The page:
the snow was coming down all day

and the trees retained all of their poofballs

silent and beautiful



It’s a lovely thing to be out in the mountain forests when it snows. It’s quiet, peaceful, invigorating. We don’t talk much so we can listen for moose, elk, or maybe spy a winter white rabbit before it tears off into the woods. The focus is on our environment, our energy, the weather, the rhythm of the kick and glide. But once we get to the car, all thoughts turn to what there is to eat at home. This is especially true when there is something particularly good and exciting waiting in the kitchen. This time, we had chicken pot hand pies.

chicken, mushrooms, onion, potatoes, carrots, garlic, lima beans, parsley, rosemary, thyme, salt, pepper, olive oil

dice the vegetables

chopped and minced



I love me a good chicken pot pie, but I think I am completely enamored with savory hand pies. The first time I had a proper savory hand pie was in New Zealand where the ubiquitous meat pie won me over… as did their fish and chips. Then I sampled a small fraction of what Australia had to offer. A few years later I was walking with Todd and Diane through little Saigon when Diane purchased a pâté chaud for me to try. Heaven. And last summer while I was running on fumes at the Boulder Farmer’s Market, I plunked down some cash for the last chicken hand pie at Sharmane’s booth. So much happiness in one tiny pastry package.

mix the vegetables, herbs, and olive oil together

toss



**Jump for more butter**

piescream

Wednesday, February 20th, 2013

Recipe: key lime pie ice cream

It’s snowing outside the house right now! In fact, there are a few storm tracks marching through to see the month of February out. I’ve been busting ass to get work done these past several non-snowy days so I can be ready if Ullr should bless our mountains with the pow pow. The weather dictates my work schedule (well, the weather and paying clients). Kaweah has been by my side the whole time. If I’m in the kitchen, she is a low and furry center island in the middle of the kitchen. If I’m shooting in the studio, she’s under the table, nearby, or walking in and out of the room onto the deck. If I’m in the office, she likes to curl up on a stack of her three dog beds. Don’t ask how we figured that one out.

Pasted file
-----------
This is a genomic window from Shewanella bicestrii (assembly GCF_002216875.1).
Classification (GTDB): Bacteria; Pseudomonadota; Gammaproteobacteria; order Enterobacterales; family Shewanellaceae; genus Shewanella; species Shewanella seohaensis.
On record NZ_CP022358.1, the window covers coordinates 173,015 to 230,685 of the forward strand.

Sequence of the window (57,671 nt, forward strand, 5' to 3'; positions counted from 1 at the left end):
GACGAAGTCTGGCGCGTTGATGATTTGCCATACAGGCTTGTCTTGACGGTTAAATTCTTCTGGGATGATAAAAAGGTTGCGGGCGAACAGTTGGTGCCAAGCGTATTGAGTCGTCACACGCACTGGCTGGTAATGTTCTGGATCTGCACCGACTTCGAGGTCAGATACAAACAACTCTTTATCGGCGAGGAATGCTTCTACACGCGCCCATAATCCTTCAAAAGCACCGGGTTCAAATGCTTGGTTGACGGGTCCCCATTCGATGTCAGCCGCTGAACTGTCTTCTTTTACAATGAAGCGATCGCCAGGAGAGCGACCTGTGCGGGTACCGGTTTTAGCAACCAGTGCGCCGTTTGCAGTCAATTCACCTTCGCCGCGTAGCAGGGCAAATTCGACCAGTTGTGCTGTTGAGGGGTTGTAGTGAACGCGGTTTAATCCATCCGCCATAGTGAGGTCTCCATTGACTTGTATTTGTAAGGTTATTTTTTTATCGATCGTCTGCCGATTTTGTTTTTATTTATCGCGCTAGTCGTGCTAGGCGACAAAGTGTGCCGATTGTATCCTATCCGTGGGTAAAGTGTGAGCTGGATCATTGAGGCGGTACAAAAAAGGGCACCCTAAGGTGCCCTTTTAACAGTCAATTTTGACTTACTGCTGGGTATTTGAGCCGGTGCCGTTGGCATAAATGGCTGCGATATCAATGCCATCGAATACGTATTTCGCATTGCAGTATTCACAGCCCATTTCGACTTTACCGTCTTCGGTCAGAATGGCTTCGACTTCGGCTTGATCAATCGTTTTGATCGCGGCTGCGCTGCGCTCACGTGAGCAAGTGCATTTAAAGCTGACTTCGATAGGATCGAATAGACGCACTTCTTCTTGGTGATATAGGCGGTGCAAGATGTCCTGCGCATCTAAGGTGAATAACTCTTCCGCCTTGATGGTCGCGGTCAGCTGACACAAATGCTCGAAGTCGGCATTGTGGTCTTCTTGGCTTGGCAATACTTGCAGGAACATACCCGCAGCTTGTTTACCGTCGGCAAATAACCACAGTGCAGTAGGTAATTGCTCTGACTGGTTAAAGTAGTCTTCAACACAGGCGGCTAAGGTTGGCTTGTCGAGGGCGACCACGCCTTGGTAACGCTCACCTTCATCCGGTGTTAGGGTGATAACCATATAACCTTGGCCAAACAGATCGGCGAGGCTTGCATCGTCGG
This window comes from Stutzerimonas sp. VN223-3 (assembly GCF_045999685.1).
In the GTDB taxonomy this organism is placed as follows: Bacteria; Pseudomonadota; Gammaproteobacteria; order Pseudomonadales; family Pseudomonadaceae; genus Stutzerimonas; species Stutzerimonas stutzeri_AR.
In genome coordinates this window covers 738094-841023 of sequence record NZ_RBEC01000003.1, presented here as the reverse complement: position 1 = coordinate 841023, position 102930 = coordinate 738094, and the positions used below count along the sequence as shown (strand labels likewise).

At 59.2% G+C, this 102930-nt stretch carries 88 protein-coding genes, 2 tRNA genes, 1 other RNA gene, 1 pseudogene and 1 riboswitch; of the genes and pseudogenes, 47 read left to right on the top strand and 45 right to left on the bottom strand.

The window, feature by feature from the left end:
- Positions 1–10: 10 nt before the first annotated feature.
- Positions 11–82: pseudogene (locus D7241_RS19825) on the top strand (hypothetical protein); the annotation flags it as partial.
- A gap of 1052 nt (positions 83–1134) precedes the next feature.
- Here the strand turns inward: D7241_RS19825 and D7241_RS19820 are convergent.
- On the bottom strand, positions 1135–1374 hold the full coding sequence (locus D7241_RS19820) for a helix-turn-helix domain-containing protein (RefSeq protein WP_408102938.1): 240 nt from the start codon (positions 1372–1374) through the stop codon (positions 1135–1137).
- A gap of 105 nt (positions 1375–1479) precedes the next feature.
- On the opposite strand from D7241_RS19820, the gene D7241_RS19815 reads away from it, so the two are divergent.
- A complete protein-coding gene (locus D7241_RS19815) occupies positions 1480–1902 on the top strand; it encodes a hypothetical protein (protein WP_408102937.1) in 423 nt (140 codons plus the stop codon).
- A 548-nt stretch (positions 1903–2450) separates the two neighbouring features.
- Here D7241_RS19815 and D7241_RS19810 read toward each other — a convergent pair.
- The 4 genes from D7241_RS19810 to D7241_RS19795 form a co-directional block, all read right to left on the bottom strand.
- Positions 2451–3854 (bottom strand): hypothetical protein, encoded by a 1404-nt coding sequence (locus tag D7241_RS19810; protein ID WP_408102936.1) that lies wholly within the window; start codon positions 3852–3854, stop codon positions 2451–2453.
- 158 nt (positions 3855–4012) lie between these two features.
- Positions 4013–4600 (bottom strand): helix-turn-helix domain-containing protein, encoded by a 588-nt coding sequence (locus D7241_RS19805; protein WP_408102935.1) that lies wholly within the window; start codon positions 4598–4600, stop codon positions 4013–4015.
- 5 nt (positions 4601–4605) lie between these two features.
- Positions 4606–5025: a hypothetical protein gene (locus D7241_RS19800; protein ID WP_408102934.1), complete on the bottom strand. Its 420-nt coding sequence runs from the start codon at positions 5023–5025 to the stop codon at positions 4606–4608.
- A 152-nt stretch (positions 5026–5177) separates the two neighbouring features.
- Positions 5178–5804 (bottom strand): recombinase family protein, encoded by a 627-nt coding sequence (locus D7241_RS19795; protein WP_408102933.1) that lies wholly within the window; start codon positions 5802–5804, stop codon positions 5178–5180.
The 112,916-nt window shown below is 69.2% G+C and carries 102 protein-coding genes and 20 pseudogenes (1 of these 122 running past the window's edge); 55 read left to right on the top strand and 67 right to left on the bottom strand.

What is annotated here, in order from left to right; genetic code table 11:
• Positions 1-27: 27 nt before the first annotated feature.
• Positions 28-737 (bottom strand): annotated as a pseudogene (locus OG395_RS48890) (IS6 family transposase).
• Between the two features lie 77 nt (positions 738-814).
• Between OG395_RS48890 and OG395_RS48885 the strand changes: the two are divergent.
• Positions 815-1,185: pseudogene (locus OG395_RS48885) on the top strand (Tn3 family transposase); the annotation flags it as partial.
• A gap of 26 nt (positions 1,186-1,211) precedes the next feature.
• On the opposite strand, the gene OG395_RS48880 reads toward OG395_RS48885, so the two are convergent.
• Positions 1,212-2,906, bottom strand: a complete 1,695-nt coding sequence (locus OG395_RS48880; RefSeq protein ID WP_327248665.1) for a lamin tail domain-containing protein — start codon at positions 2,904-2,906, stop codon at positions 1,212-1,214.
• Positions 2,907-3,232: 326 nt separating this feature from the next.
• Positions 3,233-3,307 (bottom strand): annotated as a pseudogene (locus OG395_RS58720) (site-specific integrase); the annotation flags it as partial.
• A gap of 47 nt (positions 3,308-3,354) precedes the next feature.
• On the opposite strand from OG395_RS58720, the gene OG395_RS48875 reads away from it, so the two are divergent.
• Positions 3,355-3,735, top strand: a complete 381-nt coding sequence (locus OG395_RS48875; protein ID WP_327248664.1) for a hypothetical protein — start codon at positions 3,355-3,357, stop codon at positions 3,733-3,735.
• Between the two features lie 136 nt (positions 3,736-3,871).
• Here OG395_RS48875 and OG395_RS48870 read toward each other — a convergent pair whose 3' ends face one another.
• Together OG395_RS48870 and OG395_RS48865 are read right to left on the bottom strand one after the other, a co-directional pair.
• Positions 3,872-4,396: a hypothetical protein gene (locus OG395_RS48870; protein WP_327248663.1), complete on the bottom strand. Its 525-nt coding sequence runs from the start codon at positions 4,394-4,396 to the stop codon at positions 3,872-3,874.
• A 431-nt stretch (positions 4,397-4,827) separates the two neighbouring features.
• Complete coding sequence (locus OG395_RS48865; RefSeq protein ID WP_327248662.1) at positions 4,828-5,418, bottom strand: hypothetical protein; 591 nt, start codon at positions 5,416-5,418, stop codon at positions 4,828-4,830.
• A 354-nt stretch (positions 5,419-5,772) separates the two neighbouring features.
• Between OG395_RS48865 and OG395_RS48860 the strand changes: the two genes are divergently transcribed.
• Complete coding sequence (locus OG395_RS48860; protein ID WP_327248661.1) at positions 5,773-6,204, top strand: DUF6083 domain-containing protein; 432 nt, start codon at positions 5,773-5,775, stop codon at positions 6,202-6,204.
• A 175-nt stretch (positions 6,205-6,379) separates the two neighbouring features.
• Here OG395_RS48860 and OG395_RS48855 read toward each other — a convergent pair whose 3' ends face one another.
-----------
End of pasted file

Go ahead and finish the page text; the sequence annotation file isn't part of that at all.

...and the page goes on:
she loves it



Tuesday morning, we spent a little time cuddling with Kaweah on our bed. She likes to be squashed between the two of us and lately we’ve been exchanging a few minutes of extra sleep for a few minutes of QT with the pup before we start our day. It was that Tuesday morning when we realized that she is going deaf. We did a lot of tests like calling “treat!” from around the corner only to have her come when it reached a certain volume. I had a good cry over that, but Kaweah has been spunky, happy, affectionate, and sweet. It doesn’t seem to faze her at all and her vision and especially her sense of smell are excellent. Most of our voice commands have been accompanied by hand signals, so the communication is fine as long as she can see us and as long as she feels like obeying.

pork adobado wet burrito at pica’s



So I had a business lunch meeting with Helliemae’s at Pica’s in Boulder earlier this week. There was a natural pause in the conversation after discussing business plans, business solutions, and flavors. My mind wandered to the next kitchen project I had in the queue. “You wanna know what I’m blogging next?” I asked Ellen. Her eyes got that Texan sparkle and the edges of her mouth curled up. “Yes,” she said leaning in, “tell me.” “Key lime pie ice cream.”

here’s what a bag of key limes looks like sans bag



Oh yes I did. I walked past the bagged Key limes in the grocery store a few weeks ago and all I could think about was key lime pie. Key lime pie. I’ve always made Key lime pie with regular limes – hence it was regular lime pie. When I finally got my grubby paws on Key limes, I didn’t feel like making a pie. I felt like making ice cream. Pie-ce cream?

key limes, sugar, eggs, salt, cream, milk, graham crackers

zest some limes

juice a dozen or so to get a half cup

mix the sugar, salt, juice, and zest together



**Jump for more butter**